New Marketplace

We Are All Patients, We Are All Consumers

Article · December 28, 2015

Competing visions of a reformed U.S. health care system have delivered, in each iteration for two decades, a blueprint for some version of a market-based solution. The Affordable Care Act with its emphasis on insurance “marketplaces” (a.k.a., exchanges) has set the country firmly on the path to a new paradigm of health care commerce. The idea was that empowered consumers, armed with better tools and transparent information about quality and cost, would make informed purchasing decisions based on personal preferences. And the new health care marketplace would function like . . . a marketplace.

Language has evolved to reflect this market orientation. “Consumers” increasingly has replaced “patients,” and the terms often are used interchangeably, to the dismay of many care providers. Treating care delivery as just another commodity bought by “consumers” and sold by “producers” profoundly misrepresents the nature of our work. It discounts the values of our profession and fails to recognize the ethical constraints and special obligations of clinicians — which are very different from those of a salesperson or stockbroker.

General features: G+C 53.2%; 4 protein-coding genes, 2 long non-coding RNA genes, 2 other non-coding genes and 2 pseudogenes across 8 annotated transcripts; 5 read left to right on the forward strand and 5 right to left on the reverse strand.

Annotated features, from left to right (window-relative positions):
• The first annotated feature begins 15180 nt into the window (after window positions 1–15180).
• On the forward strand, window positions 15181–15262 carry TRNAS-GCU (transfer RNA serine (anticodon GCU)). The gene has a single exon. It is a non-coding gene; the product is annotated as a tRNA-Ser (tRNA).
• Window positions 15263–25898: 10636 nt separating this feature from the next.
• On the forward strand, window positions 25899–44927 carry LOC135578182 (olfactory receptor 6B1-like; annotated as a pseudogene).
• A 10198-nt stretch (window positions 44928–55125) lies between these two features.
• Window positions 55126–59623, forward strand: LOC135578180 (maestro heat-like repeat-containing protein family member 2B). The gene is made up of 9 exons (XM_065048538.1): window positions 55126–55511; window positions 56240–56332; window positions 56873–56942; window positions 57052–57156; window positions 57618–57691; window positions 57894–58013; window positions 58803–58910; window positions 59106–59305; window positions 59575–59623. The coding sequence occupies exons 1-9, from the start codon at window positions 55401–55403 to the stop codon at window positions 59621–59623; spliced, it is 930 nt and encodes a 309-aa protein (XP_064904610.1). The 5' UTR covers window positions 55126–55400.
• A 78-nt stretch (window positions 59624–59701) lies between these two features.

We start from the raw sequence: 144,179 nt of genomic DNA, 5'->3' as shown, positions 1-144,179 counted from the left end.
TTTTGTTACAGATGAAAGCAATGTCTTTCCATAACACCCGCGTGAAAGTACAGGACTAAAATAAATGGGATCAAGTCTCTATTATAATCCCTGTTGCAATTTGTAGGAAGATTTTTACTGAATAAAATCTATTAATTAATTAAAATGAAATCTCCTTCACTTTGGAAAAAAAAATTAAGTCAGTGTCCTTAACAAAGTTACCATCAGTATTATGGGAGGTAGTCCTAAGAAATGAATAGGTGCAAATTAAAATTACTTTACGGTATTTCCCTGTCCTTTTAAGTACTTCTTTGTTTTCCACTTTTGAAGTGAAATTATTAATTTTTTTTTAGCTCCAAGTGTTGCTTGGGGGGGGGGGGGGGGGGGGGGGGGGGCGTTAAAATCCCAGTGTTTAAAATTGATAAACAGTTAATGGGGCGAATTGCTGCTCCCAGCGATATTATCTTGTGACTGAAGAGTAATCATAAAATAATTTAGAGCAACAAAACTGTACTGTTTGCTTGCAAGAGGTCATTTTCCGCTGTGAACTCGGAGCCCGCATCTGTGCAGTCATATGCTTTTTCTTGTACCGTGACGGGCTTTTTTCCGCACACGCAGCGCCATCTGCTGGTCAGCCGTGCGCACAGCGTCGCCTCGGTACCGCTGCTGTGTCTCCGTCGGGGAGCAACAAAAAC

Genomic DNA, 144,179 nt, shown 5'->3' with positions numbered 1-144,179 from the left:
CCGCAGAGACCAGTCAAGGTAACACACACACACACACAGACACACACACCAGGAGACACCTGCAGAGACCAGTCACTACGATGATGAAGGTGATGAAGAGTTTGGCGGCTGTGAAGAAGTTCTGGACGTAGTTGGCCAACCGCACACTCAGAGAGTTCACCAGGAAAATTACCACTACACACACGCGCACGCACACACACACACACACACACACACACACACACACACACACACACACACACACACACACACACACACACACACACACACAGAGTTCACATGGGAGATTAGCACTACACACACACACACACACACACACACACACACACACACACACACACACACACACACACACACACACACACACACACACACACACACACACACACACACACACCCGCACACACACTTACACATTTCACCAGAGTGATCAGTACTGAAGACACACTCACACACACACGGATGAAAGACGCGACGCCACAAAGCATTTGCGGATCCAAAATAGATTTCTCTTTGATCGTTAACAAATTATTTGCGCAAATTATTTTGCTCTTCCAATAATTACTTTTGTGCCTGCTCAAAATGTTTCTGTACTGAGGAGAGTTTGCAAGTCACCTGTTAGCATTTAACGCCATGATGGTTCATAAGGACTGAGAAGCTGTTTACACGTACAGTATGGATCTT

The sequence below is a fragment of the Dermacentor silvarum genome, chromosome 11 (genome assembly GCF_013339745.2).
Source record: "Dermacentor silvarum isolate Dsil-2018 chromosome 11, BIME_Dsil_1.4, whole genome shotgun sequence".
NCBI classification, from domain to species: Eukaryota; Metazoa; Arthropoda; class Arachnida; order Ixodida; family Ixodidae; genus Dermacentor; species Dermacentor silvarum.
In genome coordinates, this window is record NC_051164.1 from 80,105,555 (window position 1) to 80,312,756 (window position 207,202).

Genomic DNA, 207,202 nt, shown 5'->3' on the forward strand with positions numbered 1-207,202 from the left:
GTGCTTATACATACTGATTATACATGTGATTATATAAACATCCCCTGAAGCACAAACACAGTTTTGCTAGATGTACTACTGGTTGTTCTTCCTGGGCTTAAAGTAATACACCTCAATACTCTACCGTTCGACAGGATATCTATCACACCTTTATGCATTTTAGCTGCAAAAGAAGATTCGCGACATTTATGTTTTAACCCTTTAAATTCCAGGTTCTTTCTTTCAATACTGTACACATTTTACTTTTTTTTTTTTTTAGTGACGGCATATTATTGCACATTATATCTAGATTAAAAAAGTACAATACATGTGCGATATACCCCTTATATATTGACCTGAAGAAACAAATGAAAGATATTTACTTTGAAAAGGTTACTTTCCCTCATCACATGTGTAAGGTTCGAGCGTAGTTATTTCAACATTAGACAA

But, of course, defining people as either patients or consumers is a false dichotomy.

In the new marketplace, we are both consumers and patients. We each face a dizzying (and growing) array of options for insurance plans, provider networks, and institutions of care, all with their own financial implications. We are consumers when we make rational decisions about which health insurance to purchase, about tolerating financial risk, and whether the price of discretionary services represents value. And we will all be patients at some point — ill, frightened, in pain — bringing to that experience a very different set of values and needs that must be respected and attended to.

Historically, we assigned responsibility for “consumer” needs to health insurers and payers, and responsibility for “patient” needs to the medical profession. Friction and mutual animosity resulted — with carriers castigating physicians for reckless indifference to costs, and physicians demonizing insurers for insensitivity to patient needs and the unique nature of the physician-patient relationship.

What the new health care marketplace requires of all participants is shared responsibility for the needs and values we bring to our experiences as both consumers and patients. Organizations must respond to consumer needs for affordability, for accountability (on cost, quality, and transparency), and for reducing the complexity that is proliferating in the new marketplace. And we all must respond to patient needs for compassionate care that recognizes the whole person. The true test of emerging models of care delivery and financing will be: Are they are fit for these purposes? Are they up to the task?

Call for submissions:

Now inviting expert articles, longform articles, and case studies for peer review

Connect

A weekly email newsletter featuring the latest actionable ideas and practical innovations from NEJM Catalyst.

Learn More »

More From New Marketplace
30-Day Mortality Rates at Non-Teaching and Major Teaching Hospitals 2013-2014 - value-based care at academic medical centers